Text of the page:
Off in the background, the corporatist global state continues making more and more decisions beyond government control and sliding them into things like the new Trans Pacific Partnership with 12 Asia nations.  As the Washington Post pointed out, it won’t help consumers and it won’t help workers…to me it has the odor of another fat-cat deal.    They didn’t call out the Obama posse but should have.

The hard reality of today’s world is that international business interests don’t give two cents about the lowering of the American standard of living, which is why Housing formation has slowed to a crawl.

The globalists would love to have it both ways (more growth and more trade) but outsourcing America isn’t that path.  So realizing it’s a high US standard of living or locking in trade deals…we’re about to get hosed once again…and that will weigh on future housing decisions even more heavily.


Did we, or did we not call the Monday action in the market correctly?

Only another few days things should straighten out a bit. 

Gold pundits are not making any more sense than usual, however.  Here’s an article that says gold prices slipped because of talk of interest rate rises.

That’s not the craziest thing I’ve ever heard.  Remember, I still have a list of Obama “promises” that is the current reining champion.  Still, if rates were really going up, that would mean inflation is coming back.  And, if inflation is coming back, the bond prices would have collapsed in a heap and the rates would be soaring on things like the 10-year note.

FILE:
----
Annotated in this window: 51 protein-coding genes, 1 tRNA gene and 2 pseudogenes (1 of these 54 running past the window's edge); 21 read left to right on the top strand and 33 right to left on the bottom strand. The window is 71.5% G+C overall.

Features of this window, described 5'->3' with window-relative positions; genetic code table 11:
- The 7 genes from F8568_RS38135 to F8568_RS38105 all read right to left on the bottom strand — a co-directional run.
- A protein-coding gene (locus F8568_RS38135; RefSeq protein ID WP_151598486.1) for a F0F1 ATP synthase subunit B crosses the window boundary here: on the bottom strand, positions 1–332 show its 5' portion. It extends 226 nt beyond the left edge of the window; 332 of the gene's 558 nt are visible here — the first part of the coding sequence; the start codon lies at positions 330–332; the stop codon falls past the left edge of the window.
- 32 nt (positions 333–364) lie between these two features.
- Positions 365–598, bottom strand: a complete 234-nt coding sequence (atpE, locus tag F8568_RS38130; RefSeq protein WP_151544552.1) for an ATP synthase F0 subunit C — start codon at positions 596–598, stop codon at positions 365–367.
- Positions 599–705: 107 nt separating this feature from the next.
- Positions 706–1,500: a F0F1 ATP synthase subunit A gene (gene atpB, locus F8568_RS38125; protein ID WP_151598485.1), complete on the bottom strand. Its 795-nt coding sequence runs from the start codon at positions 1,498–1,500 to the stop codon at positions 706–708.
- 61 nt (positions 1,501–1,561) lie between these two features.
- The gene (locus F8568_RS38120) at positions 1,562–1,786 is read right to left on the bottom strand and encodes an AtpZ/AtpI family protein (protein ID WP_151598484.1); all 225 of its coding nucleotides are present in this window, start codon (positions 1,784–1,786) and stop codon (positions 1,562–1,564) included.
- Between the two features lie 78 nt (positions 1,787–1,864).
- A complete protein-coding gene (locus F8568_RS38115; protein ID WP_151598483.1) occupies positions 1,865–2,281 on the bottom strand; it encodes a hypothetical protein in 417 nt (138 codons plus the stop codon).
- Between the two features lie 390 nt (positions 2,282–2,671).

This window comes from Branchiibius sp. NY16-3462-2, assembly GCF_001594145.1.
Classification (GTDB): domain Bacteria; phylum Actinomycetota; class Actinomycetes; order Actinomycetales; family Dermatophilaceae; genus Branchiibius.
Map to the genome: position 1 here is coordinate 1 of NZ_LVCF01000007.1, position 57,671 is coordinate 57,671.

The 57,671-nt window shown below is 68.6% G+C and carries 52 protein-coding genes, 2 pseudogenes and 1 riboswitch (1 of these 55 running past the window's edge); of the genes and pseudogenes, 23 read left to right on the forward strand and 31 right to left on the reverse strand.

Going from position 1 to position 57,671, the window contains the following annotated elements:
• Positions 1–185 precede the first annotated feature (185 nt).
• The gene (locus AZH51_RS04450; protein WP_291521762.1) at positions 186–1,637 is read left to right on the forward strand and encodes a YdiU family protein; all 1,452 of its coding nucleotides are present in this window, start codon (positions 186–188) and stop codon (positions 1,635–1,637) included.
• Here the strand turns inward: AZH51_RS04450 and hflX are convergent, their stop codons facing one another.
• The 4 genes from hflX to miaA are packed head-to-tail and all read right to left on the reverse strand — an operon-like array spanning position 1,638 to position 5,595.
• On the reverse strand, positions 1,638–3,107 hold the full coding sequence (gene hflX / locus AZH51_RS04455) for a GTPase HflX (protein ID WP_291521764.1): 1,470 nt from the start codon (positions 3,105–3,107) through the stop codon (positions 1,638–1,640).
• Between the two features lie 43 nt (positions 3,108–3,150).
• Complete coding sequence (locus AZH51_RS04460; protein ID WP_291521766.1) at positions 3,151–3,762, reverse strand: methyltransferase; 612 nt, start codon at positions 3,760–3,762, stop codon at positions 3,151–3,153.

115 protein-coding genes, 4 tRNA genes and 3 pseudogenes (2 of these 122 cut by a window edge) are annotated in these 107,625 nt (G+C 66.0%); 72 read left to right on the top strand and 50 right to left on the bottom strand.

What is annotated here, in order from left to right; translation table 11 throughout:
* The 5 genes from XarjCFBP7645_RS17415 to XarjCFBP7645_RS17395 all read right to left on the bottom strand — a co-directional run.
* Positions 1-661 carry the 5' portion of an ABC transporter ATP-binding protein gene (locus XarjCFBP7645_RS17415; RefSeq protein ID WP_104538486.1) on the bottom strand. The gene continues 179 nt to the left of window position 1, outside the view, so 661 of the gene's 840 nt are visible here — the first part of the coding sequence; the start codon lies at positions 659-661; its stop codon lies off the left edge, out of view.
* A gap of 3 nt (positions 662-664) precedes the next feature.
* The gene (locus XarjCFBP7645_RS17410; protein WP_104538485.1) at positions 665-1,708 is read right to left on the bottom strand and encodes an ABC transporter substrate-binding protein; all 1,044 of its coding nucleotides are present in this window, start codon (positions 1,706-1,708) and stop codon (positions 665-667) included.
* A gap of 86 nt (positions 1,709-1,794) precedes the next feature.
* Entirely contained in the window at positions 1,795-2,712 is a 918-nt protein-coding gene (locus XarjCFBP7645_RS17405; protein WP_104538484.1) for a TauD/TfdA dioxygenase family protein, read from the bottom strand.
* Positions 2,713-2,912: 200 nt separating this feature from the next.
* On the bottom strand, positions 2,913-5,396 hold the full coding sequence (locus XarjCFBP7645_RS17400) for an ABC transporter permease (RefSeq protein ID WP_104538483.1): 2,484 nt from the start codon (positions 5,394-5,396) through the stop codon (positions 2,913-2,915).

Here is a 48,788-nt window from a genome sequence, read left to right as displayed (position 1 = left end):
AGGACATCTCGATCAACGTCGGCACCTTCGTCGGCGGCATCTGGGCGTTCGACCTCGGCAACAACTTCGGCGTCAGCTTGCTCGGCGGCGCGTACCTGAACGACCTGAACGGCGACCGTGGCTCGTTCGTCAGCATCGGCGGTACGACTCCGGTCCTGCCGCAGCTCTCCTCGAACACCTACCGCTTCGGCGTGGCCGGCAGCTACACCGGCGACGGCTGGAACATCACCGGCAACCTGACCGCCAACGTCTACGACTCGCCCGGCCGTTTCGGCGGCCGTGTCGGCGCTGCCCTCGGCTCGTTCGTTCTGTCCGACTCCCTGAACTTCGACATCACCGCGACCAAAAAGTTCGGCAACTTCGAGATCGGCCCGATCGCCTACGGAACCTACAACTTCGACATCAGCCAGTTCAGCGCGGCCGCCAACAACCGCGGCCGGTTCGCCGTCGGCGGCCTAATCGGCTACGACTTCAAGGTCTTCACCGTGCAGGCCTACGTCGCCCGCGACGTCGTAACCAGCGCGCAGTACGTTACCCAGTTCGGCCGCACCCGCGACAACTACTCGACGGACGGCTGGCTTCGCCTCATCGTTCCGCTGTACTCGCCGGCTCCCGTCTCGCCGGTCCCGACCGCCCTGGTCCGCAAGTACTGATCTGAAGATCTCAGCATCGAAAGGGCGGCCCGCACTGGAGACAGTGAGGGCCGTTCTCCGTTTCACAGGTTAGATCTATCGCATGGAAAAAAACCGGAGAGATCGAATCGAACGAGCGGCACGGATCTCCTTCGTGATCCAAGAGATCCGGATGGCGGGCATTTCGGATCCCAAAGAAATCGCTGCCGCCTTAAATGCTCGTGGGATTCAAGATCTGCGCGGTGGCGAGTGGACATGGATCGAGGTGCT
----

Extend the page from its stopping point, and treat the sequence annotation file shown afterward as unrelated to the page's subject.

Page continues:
In fact, the 10-year note was up to a lousy 1.96% Monday so no, I ain’t buying the story about gold dropping on some theory that higher carrying costs are going to drive out the price manipulators.


We see this every month and my commodity guy – JB Slear over at www.fortwealth.com – has made something of a hobby out of watching for the end of month beat-down of the metals.  Dealers drive prices into the cellar so they can make deliveries on the cheap.

If you want another End of Quarter number to watch, see oil.  Here the problem is the other way around:  There was a big press to drive the prices up so that the end of month chart will not show that the floor has cracked and oil is still going to the basement – around the $30 level – because we are done with it all.

April Fools Still Talking

We can hardly wait to see what kind of sell-out of principles accompanies the Iran deal when it comes.  Lots of ink on last minute talks, but Iran is snookering everyone, anxious to be the first Shi’ites to build and use a bomb.

My bet is still on the table that Obama will turn out to be history’s greatest April Fool/Lord Chamberpot hybrid.

And yes, Iran is still insisting they will not give up their enriched uranium.

An odd gap may be seen between gun control laws for regular sized humans and larger gun control for crazy regimes.  But, I suppose you noticed that gap, too.